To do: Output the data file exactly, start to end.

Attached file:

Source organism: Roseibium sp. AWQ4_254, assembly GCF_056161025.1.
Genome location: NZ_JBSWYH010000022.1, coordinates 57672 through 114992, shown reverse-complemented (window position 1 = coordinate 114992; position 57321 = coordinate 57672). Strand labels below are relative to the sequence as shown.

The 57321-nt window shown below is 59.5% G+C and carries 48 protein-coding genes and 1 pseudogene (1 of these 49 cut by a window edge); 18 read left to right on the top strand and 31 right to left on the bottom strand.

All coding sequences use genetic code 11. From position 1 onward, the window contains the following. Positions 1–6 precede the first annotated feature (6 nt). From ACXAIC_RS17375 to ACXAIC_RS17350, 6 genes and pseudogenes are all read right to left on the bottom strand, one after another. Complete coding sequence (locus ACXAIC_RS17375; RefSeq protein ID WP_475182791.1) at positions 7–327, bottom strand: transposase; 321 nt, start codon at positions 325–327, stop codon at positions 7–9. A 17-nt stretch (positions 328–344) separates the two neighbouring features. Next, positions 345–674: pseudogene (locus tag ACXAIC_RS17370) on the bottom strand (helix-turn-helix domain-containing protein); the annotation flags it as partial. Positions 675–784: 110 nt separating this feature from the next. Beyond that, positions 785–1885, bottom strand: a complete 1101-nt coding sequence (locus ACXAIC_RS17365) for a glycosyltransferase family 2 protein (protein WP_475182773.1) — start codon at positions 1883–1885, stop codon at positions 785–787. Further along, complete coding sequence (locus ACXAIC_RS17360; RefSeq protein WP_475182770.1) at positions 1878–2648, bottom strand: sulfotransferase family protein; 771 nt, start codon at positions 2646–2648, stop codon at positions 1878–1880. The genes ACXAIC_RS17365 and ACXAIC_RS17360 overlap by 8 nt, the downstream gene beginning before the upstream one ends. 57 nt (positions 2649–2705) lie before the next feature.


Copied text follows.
Source organism: Roseibium sp. AWQ4_254, assembly GCF_056161025.1.
Genome location: NZ_JBSWYH010000022.1, coordinates 57672 through 114992, shown reverse-complemented (window position 1 = coordinate 114992; position 57321 = coordinate 57672). Strand labels below are relative to the sequence as shown.

The 57321-nt window shown below is 59.5% G+C and carries 48 protein-coding genes and 1 pseudogene (1 of these 49 cut by a window edge); 18 read left to right on the top strand and 31 right to left on the bottom strand.

All coding sequences use genetic code 11. From position 1 onward, the window contains the following. Positions 1–6 precede the first annotated feature (6 nt). From ACXAIC_RS17375 to ACXAIC_RS17350, 6 genes and pseudogenes are all read right to left on the bottom strand, one after another. Complete coding sequence (locus ACXAIC_RS17375; RefSeq protein ID WP_475182791.1) at positions 7–327, bottom strand: transposase; 321 nt, start codon at positions 325–327, stop codon at positions 7–9. A 17-nt stretch (positions 328–344) separates the two neighbouring features. Next, positions 345–674: pseudogene (locus tag ACXAIC_RS17370) on the bottom strand (helix-turn-helix domain-containing protein); the annotation flags it as partial. Positions 675–784: 110 nt separating this feature from the next. Beyond that, positions 785–1885, bottom strand: a complete 1101-nt coding sequence (locus ACXAIC_RS17365) for a glycosyltransferase family 2 protein (protein WP_475182773.1) — start codon at positions 1883–1885, stop codon at positions 785–787. Further along, complete coding sequence (locus ACXAIC_RS17360; RefSeq protein WP_475182770.1) at positions 1878–2648, bottom strand: sulfotransferase family protein; 771 nt, start codon at positions 2646–2648, stop codon at positions 1878–1880. The genes ACXAIC_RS17365 and ACXAIC_RS17360 overlap by 8 nt, the downstream gene beginning before the upstream one ends. 57 nt (positions 2649–2705) lie before the next feature.